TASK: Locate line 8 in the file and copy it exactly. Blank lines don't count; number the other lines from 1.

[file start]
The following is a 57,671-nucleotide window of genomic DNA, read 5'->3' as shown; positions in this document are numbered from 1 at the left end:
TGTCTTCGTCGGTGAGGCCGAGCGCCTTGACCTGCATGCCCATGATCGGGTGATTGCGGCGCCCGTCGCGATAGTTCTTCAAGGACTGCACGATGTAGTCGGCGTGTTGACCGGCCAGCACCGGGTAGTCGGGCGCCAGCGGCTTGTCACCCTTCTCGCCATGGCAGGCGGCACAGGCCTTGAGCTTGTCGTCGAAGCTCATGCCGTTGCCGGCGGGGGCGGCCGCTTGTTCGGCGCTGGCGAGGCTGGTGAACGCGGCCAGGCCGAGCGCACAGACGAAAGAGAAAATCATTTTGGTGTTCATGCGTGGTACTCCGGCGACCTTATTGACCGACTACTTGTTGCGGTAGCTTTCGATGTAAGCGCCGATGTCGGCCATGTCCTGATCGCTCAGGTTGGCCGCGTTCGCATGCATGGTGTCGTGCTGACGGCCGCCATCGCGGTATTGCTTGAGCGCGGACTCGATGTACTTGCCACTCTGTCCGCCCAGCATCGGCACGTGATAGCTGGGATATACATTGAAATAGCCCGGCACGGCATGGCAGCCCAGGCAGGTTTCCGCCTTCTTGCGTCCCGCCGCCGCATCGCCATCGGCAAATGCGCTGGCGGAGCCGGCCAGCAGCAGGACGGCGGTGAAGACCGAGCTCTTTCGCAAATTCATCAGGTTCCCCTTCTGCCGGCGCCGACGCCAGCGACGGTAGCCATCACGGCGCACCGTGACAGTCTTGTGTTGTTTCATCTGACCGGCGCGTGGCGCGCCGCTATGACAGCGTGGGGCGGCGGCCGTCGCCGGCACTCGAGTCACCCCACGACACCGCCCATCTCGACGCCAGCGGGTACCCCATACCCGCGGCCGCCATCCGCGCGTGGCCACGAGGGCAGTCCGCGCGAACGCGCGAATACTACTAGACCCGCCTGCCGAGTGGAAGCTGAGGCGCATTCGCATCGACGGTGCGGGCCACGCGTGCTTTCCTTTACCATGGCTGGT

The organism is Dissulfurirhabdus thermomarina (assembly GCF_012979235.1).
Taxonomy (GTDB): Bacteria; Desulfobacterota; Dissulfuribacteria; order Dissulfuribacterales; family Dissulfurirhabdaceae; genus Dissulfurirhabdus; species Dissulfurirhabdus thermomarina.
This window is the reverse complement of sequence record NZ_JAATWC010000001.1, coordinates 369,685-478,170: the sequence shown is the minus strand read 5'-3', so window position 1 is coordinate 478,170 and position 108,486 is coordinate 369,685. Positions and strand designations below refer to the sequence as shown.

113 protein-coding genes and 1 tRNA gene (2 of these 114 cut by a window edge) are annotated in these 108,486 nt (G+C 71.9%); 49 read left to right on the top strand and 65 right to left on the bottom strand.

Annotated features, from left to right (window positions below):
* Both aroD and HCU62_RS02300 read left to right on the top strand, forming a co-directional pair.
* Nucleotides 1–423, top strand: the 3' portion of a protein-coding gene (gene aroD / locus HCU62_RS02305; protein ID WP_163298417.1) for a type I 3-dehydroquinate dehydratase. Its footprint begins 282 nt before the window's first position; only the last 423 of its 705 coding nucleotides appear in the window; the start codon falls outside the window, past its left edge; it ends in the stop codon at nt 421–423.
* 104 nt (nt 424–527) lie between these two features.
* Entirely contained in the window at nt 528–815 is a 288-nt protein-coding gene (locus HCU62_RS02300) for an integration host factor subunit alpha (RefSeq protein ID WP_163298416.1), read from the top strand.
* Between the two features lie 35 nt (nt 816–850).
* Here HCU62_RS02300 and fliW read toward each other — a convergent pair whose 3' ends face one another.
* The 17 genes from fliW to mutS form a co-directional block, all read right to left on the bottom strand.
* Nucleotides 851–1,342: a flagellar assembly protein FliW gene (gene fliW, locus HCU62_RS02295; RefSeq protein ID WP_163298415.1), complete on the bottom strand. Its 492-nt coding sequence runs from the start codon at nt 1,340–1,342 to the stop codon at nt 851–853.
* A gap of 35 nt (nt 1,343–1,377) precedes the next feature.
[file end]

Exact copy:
* Both aroD and HCU62_RS02300 read left to right on the top strand, forming a co-directional pair.